Cargo space is about average for the class. The second-row seats fold flat in an easy one-step process to yield 64.6 cubic feet of cargo space (slightly less than the previous generation). With the seats up there is 31.2 cubic feet of cargo room, which is plenty of room for hauling groceries with the kids in the vehicle. The available fold-flat front-passenger seat allows for loading long items. In back, Jeep provides a shallow under-floor storage area with a reversible cover that is carpeted on one side and formed into a plastic tray on the other. This is a useful feature for stowing muddy boots. Cargo tie-down hooks are also provided to secure loose items. The load floor is fairly low, making it easy to load heavy cargo. With last year's redesign Jeep changed to a liftgate (from a side-opening swing gate); the rear glass panel opens separately, so groceries can be set inside without opening the tailgate.
The Jeep Liberty offers a pleasant driving experience. The ride is generally firm, but the Liberty smoothes over most bumps and is never punishing, even with the available 18-inch wheels.
When it comes to handling, the Liberty is relatively tall and heavy, so it is not as nimble as most of its compact SUV competitors. It leans more than most in turns and struggles to regain composure in quick changes of direction. Its solid axle rear suspension is designed for towing capability and off-road capability.
For 2009, Jeep has stiffened the Liberty's rear axle shafts and retuned the springs, shocks, anti-roll bars and steering gear valve, for a more precise, linear feel on the road. We don't doubt that these changes improve the Liberty's handling somewhat, but it is unlikely that they provide any fundamental change in its dynamics. Additionally, a re-tuned brake booster, low rollback calipers, and a revised brake pedal ratio promise better feedback through the brake pedal.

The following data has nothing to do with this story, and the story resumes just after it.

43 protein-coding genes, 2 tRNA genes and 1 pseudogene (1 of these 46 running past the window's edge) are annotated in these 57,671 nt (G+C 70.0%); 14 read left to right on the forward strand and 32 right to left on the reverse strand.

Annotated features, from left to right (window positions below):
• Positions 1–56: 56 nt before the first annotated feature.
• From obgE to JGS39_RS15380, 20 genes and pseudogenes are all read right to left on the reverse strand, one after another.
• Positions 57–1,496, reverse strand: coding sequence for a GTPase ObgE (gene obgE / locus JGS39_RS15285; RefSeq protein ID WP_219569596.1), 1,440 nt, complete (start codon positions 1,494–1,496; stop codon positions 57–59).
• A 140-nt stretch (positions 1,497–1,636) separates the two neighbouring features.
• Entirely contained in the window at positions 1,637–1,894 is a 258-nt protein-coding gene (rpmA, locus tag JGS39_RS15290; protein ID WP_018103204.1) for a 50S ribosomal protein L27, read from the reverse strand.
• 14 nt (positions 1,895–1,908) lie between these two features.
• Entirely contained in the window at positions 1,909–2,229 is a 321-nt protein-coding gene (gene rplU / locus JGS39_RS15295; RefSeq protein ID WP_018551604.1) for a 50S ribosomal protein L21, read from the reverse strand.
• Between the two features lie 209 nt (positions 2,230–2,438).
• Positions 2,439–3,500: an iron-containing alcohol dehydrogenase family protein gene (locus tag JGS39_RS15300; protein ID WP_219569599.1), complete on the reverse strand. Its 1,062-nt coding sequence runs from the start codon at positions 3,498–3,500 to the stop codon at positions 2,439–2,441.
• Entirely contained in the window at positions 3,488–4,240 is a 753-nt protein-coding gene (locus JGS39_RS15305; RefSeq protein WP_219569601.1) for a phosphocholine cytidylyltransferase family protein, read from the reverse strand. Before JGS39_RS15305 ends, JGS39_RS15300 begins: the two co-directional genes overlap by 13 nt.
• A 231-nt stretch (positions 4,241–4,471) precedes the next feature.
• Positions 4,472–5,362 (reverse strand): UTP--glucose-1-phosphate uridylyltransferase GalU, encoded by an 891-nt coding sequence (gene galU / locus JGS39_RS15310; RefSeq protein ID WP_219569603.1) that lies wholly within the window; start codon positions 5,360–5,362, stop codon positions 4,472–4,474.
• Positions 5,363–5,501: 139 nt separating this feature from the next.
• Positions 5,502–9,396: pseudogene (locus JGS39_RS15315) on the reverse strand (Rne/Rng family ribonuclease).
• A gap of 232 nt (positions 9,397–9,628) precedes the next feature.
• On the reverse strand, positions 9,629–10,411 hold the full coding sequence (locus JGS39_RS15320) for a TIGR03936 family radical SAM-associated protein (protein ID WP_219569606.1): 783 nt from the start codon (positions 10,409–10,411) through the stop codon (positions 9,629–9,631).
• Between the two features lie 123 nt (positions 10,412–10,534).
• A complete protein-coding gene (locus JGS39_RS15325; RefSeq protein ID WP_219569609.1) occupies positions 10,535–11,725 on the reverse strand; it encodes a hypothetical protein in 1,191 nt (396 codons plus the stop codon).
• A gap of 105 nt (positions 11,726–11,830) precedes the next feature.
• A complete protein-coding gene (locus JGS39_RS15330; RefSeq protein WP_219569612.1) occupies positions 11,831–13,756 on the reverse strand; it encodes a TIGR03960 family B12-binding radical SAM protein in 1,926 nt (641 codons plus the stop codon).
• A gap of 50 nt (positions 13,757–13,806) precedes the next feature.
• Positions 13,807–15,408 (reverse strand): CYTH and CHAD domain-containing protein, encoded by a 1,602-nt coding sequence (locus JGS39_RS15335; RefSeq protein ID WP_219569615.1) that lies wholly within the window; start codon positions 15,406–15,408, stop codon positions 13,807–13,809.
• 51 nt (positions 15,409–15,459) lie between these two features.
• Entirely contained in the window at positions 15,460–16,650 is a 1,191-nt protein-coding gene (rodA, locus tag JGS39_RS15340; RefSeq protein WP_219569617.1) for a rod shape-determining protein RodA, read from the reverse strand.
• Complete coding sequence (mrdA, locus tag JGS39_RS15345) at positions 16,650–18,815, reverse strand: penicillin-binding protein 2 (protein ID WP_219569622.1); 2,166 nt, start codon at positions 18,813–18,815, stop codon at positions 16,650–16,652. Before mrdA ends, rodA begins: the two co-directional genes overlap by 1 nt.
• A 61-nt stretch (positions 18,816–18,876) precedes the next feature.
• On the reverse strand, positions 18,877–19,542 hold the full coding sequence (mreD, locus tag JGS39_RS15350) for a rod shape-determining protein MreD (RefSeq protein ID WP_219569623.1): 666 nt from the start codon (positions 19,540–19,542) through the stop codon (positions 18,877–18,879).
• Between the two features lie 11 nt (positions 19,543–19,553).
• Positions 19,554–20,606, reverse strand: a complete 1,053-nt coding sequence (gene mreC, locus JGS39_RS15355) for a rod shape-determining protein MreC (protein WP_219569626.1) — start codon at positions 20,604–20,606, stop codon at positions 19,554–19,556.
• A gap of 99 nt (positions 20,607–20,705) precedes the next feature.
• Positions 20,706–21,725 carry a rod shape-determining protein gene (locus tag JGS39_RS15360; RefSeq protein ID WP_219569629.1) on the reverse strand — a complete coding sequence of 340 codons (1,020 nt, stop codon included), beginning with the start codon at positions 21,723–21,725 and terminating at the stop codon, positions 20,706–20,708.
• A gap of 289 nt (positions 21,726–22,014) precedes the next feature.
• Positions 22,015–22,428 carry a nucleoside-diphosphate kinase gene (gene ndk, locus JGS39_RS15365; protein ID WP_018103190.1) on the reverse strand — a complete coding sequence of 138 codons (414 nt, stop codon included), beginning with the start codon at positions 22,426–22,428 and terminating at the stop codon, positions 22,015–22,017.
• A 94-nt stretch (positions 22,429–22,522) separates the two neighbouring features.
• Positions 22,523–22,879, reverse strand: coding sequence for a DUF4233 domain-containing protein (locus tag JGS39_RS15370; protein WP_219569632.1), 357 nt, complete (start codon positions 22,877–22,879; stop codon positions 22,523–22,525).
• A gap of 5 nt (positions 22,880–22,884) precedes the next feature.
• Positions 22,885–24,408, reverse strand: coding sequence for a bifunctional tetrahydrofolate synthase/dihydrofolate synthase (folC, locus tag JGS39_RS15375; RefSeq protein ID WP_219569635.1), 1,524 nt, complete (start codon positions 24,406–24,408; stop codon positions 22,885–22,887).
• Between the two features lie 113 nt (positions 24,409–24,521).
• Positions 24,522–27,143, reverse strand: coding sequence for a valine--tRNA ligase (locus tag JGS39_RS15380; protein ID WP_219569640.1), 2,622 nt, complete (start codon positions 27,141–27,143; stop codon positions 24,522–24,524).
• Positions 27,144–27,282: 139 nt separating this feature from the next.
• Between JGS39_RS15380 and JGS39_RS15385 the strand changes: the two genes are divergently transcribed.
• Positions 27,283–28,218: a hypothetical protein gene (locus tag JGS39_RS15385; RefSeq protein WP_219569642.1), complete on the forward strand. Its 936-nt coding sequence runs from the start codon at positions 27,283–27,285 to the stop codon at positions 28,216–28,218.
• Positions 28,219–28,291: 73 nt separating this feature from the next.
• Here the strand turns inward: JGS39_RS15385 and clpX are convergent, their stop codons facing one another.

In off-road conditions, however, the Liberty is quite capable. With generous approach and departure angles and low-range gearing for 4×4 models, it can crawl over large rocks and logs. Four-wheel-drive models have Hill Descent Control, which pulses the brakes through the ABS to limit the vehicle's speed when driving down steep grades. Hill Start Assist is also standard. It holds the brakes on hills when the driver releases the pedal to prevent the vehicle from sliding backward. We drove the Liberty on a technically challenging off-road trail where it performed well.
With the available towing package, the Liberty is capable of pulling a load up to 5000 pounds. This towing capability combined with the Liberty's off-road prowess make it a good choice for families that like to camp, ski, or vacation at locations off the beaten path.
The 3.7-liter V6 is only adequate in this vehicle. It has decent pickup from a stop, but doesn't provide the willing punch to make passing easy. The four-speed automatic transmission kicks down readily to provide what passing power there is. Last year's standard six-speed manual transmission let the driver keep the engine in its power band more often; unfortunately, it is no longer available.
With EPA fuel economy rating of 16 mpg City and 22 Highway with 2WD (and 15/21 for 4×4 models), the Liberty is harder on fuel than most of its competitors.
The 2009 Jeep Liberty has better off-road capability and more towing capacity than most of its competitors. It offers generous cargo space and a high seating position. All-new last year, this latest version is more refined than the previous generation. But it's heavy for a compact SUV, and it lacks the handling and fuel economy of most of its rivals. If off-road capability is important, Liberty is a good choice; otherwise several rivals will handle better and go easier on gas.
NewCarTestDrive.com correspondent Kirk Bell filed this report from Indianapolis.